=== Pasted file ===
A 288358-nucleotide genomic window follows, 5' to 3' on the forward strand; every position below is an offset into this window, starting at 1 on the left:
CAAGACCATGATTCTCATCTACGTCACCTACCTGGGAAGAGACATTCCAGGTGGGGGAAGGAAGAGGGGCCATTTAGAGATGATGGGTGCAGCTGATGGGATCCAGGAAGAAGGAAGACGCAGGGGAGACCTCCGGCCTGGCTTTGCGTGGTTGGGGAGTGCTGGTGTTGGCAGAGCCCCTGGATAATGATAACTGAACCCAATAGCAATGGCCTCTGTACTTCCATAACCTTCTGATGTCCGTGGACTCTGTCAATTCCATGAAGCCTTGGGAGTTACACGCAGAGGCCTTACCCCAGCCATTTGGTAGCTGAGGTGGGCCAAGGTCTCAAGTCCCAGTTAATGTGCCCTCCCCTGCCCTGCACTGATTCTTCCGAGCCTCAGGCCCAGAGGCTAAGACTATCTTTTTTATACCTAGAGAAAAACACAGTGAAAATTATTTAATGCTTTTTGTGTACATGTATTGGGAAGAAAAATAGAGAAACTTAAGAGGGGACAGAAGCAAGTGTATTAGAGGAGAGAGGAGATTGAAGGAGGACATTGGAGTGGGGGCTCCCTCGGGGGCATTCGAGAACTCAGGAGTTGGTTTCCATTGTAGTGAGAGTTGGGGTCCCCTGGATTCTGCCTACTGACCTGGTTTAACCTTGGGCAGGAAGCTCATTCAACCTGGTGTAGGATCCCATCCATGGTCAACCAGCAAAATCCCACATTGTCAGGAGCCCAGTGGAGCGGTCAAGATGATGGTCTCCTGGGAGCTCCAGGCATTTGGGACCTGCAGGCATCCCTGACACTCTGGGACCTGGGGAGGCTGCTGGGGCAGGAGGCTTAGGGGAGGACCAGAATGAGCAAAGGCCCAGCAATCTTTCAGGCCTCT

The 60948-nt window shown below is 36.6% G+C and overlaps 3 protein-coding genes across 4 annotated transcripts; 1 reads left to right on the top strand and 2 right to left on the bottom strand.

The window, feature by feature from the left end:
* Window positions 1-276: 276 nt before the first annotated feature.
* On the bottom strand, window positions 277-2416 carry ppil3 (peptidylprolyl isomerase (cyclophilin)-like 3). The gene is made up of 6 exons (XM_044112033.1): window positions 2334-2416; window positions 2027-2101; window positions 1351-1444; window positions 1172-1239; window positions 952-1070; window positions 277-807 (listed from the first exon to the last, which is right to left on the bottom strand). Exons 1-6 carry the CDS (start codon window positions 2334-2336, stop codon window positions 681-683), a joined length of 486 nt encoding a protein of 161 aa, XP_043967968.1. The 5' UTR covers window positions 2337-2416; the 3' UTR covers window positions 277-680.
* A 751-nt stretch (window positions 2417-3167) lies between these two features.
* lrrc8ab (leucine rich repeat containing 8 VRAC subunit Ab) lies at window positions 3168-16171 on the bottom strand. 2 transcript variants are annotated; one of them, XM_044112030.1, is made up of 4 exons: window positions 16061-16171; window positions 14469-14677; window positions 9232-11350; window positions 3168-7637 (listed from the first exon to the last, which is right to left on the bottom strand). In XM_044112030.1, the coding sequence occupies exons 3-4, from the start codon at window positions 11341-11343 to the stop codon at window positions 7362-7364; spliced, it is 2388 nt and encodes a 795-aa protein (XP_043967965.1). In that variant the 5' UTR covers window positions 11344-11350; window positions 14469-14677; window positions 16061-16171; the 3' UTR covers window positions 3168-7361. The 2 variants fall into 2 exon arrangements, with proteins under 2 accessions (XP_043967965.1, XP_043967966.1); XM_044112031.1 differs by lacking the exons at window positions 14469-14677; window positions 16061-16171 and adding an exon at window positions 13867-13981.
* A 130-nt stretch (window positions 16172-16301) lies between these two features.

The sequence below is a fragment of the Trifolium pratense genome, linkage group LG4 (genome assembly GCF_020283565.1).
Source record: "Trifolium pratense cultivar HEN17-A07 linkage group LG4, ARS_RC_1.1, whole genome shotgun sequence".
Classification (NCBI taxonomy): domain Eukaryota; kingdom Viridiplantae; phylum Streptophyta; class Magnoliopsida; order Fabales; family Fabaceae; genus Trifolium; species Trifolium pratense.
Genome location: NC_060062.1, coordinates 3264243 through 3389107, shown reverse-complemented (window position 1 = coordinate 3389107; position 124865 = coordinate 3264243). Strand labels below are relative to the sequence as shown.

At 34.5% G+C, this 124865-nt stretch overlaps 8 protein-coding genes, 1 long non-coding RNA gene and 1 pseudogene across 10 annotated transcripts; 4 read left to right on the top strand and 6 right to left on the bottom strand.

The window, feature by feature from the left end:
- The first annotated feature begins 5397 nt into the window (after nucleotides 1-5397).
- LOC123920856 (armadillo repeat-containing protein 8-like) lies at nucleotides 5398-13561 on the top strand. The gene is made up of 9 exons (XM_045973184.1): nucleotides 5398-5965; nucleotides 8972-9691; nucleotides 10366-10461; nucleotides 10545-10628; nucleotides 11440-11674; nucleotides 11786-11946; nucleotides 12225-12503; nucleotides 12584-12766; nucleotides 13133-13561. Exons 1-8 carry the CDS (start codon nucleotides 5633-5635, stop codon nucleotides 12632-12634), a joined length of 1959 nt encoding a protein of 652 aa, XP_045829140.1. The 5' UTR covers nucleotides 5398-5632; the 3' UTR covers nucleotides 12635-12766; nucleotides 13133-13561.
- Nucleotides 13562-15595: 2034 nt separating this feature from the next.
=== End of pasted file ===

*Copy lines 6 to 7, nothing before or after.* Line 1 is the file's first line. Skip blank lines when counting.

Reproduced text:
* On the bottom strand, window positions 277-2416 carry ppil3 (peptidylprolyl isomerase (cyclophilin)-like 3). The gene is made up of 6 exons (XM_044112033.1): window positions 2334-2416; window positions 2027-2101; window positions 1351-1444; window positions 1172-1239; window positions 952-1070; window positions 277-807 (listed from the first exon to the last, which is right to left on the bottom strand). Exons 1-6 carry the CDS (start codon window positions 2334-2336, stop codon window positions 681-683), a joined length of 486 nt encoding a protein of 161 aa, XP_043967968.1. The 5' UTR covers window positions 2337-2416; the 3' UTR covers window positions 277-680.
* A 751-nt stretch (window positions 2417-3167) lies between these two features.